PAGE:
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In grammar, tense is a category that locates a situation in time, to indicate when the situation takes place.[note 1] Tense is the grammaticalisation of time reference, often using three basic categories of "before now", i.e. the past; "now", i.e. the present; and "after now", i.e. the future. The "unmarked" reference for tense is the temporal distance from the time of utterance, the "here-and-now", this being absolute-tense. Relative-tense indicates temporal distance from a point of time established in the discourse that is not the present, i.e. reference to a point in the past or future, such as the future-in-future, or the future of the future (at some time in the future after the reference point, which is in the future) and future-in-past or future of the past (at some time after a point in the past, with the reference point being a point in the past).
Not all languages grammaticalise tense, and those that do differ in their grammaticalisation thereof. Languages without tense are called tenseless languages and include Burmese, Dyirbal and Chinese. Not all grammaticalise the three-way system of past–present–future. For example, some two-tense languages such as English and Japanese express past and non-past, this latter covering both present and future in one verb form, whereas others such as Greenlandic and Quechua have future and non-future. Four-tense languages make finer distinctions either in the past (e.g. remote vs recent past), or the future (e.g. near vs remote future). The six-tense language Kalaw Lagaw Ya of Australia has the remote past, the recent past, the today past, the present, the today/near future and the remote future. The differences between such finer distinctions are the distance on the timeline between the temporal reference points from the present.
Tense comes from Old French tens "time" (now spelled temps through deliberate archaisation), from Latin tempus "time". The adjective "tense" is unrelated, being a Latin loan from tensus, the perfect passive participle of tendere "stretch".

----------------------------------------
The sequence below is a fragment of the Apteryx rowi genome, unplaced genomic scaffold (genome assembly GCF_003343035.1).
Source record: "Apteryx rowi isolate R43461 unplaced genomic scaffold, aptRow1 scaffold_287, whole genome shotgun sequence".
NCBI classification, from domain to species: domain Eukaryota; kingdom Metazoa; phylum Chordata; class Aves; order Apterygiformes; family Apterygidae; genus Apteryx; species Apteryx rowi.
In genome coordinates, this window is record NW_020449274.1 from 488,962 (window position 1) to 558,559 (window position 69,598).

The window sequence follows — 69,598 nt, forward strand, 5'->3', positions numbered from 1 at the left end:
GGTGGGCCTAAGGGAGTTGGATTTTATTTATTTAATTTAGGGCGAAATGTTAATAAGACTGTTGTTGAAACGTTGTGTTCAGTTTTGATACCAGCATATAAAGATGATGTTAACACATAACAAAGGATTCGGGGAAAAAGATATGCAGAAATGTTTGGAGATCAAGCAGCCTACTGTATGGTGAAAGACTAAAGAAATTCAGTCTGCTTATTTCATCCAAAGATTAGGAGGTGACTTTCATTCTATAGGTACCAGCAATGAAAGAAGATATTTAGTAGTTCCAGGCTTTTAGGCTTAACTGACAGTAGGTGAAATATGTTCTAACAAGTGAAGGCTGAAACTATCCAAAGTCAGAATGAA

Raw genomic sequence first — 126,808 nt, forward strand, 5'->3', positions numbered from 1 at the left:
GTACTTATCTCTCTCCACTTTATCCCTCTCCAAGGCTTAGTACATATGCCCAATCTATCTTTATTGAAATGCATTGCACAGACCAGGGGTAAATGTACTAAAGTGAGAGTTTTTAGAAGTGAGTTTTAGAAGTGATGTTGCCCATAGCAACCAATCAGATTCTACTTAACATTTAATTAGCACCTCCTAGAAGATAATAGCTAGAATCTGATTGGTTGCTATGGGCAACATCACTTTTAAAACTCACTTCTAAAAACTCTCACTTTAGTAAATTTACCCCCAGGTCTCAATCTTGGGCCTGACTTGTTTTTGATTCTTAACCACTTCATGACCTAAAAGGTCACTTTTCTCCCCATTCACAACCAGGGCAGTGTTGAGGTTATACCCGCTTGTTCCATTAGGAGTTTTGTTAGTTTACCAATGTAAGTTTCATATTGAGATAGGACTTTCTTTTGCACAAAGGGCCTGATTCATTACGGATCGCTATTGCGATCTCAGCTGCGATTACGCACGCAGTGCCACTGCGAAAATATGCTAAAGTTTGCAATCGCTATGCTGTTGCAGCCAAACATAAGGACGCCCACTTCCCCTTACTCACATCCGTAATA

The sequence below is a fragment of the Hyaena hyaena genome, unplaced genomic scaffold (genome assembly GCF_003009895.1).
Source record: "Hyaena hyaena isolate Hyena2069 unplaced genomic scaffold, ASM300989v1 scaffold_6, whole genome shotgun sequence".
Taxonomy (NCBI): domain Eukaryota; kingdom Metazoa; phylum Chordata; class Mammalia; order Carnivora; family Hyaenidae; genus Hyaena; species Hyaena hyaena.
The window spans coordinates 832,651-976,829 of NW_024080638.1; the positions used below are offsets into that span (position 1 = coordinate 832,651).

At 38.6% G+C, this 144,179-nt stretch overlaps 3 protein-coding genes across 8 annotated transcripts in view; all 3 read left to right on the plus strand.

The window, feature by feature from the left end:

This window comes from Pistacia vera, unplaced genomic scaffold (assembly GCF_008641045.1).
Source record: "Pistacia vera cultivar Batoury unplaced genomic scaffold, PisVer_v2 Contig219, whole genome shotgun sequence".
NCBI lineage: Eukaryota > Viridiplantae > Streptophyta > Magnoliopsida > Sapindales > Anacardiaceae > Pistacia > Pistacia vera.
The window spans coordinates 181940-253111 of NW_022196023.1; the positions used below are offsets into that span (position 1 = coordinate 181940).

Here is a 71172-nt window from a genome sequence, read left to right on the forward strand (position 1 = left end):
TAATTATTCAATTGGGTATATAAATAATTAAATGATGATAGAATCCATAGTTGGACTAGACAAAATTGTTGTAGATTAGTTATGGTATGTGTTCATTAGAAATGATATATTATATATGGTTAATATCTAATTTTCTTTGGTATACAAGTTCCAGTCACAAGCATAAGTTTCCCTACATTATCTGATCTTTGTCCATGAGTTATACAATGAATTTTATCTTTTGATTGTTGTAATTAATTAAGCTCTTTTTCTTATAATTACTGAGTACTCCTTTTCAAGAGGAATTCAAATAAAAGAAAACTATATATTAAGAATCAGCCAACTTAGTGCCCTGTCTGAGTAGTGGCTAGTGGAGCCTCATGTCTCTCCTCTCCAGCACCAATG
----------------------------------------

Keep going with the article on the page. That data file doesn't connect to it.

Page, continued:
Tense is normally indicated by a verb form, either on the main verb or on an auxiliary verb. The tense markers are normally affixes, but also stem modification such as ablaut or reduplication can express tense reference, and in some languages tense can be shown by clitics. Often combinations of these can interact, such as in Irish, where there is a proclitic past tense marker do (various surface forms) used in conjunction with the affixed or ablaut-modified past tense form of the verb. Languages that do not have grammatical tense, such as Chinese, express time reference through adverbials, time phrases, and so on.
In many language descriptions, particularly those of traditional European linguistics, the term tense is erroneously used to refer to categories that do not have time reference as their prototypical use, but rather are grammaticalisations of mood/modality (e.g. uncertainty, possibility, evidentiality) or aspect (e.g. frequency, completion, duration). Tense differs from aspect in showing the time reference, while aspect shows how the action/state is "envisaged" or "seen" as happening/occurring. The most common aspectual distinction in languages of the world is that between perfective (complete, permanent, simple, etc.) and imperfective (incomplete, temporary, continuous, etc.).
The term tense is therefore at times used in language descriptions to represent any combination of tense proper, aspect, and mood, as many languages include more than one such reference in portmanteau TAM (tense–aspect–mood) affixes or verb forms. Conversely, languages that grammaticalise aspect can have tense as a secondary use of an aspect. In many languages, such as the Latin, Celtic and Slavic languages, a verb may be inflected for both tense and aspect together, as in the passé composé/passé simple (historique) and imparfait of French. Verbs can also be marked for both mood and tense together, such as the present subjunctive (So be it) and the past subjunctive (Were it so), or all three, such as the past perfect subjunctive (Had it been so).
The word tempus was used in the grammar of Latin to describe the six "tenses" of Latin. Four are absolute tenses, of which two are combined tense–aspect categories, marking aspect in the past, while two are relative tenses, in showing time reference to another point of time: